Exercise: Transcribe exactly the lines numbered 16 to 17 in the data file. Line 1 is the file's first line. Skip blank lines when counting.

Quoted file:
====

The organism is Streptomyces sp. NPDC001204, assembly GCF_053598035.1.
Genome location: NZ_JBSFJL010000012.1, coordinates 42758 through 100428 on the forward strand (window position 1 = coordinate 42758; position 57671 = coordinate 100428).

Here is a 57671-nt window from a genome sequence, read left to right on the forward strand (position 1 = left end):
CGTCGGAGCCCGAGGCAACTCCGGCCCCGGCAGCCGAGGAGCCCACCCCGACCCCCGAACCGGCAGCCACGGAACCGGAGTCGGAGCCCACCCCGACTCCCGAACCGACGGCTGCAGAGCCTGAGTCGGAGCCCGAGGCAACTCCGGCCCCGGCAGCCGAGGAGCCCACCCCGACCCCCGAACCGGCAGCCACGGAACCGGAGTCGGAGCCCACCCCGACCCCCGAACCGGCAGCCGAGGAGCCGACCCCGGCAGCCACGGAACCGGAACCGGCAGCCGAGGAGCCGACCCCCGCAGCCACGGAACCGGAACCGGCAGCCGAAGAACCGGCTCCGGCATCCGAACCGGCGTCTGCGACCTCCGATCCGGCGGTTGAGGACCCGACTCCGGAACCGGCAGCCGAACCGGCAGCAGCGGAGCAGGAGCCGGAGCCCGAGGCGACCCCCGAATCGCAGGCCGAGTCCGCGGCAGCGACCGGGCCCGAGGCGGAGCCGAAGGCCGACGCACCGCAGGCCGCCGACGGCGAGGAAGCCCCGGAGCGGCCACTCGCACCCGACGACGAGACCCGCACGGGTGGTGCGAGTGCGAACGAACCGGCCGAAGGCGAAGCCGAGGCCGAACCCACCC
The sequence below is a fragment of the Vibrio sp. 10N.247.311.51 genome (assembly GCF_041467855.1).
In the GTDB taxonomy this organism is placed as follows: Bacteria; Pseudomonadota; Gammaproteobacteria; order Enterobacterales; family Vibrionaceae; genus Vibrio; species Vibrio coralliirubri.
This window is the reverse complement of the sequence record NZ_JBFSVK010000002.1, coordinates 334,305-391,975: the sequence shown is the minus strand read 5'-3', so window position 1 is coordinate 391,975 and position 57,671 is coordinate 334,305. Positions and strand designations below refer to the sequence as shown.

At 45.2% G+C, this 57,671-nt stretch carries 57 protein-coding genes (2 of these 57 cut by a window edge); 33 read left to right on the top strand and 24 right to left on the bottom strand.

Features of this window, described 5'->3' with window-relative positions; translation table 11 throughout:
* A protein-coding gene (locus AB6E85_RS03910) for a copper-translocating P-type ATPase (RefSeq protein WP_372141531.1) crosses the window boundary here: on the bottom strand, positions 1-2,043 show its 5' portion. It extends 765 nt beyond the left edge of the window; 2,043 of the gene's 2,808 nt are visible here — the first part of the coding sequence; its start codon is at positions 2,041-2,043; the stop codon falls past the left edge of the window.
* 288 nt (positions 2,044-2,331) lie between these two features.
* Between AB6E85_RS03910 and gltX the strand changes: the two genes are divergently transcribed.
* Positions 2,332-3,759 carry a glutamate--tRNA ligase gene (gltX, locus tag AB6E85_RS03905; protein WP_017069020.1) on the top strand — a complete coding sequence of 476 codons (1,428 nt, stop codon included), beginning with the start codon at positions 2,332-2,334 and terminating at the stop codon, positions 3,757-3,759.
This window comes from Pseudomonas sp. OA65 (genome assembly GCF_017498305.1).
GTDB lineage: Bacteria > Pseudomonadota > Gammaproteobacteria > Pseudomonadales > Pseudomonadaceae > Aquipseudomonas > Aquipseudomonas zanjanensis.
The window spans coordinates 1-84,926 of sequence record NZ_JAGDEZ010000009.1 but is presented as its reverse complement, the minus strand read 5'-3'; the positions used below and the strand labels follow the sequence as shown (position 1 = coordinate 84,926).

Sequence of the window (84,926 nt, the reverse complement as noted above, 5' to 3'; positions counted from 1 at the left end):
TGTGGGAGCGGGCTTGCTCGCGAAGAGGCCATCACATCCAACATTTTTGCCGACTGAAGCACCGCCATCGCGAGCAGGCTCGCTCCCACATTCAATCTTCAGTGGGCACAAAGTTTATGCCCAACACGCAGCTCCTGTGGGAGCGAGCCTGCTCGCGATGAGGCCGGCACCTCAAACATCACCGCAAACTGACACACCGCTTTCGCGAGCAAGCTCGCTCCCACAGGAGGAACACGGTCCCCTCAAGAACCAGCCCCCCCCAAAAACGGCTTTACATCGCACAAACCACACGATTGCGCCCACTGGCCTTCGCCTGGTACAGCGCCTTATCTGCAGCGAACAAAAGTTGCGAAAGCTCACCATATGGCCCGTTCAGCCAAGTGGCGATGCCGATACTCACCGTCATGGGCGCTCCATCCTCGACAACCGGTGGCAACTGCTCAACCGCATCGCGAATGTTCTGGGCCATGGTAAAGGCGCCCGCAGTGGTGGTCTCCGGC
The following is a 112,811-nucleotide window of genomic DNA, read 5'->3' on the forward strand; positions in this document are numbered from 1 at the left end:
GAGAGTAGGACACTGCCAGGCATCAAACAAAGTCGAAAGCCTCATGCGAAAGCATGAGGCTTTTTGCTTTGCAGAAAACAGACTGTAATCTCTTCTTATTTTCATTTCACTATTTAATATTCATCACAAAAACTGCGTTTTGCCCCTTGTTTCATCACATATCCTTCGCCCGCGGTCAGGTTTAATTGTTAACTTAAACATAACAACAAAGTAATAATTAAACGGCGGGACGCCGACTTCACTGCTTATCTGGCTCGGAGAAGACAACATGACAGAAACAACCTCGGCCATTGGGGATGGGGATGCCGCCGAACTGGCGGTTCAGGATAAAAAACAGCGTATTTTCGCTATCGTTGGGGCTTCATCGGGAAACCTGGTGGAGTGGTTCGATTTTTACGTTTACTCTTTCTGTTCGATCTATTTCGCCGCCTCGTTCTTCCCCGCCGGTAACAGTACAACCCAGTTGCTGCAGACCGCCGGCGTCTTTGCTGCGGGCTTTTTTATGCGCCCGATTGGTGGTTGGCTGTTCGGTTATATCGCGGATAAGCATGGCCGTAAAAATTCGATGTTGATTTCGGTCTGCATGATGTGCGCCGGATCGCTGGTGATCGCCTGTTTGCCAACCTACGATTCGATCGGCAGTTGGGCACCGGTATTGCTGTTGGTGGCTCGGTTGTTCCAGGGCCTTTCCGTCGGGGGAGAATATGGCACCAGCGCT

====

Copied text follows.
The window spans coordinates 1-84,926 of sequence record NZ_JAGDEZ010000009.1 but is presented as its reverse complement, the minus strand read 5'-3'; the positions used below and the strand labels follow the sequence as shown (position 1 = coordinate 84,926).

Sequence of the window (84,926 nt, the reverse complement as noted above, 5' to 3'; positions counted from 1 at the left end):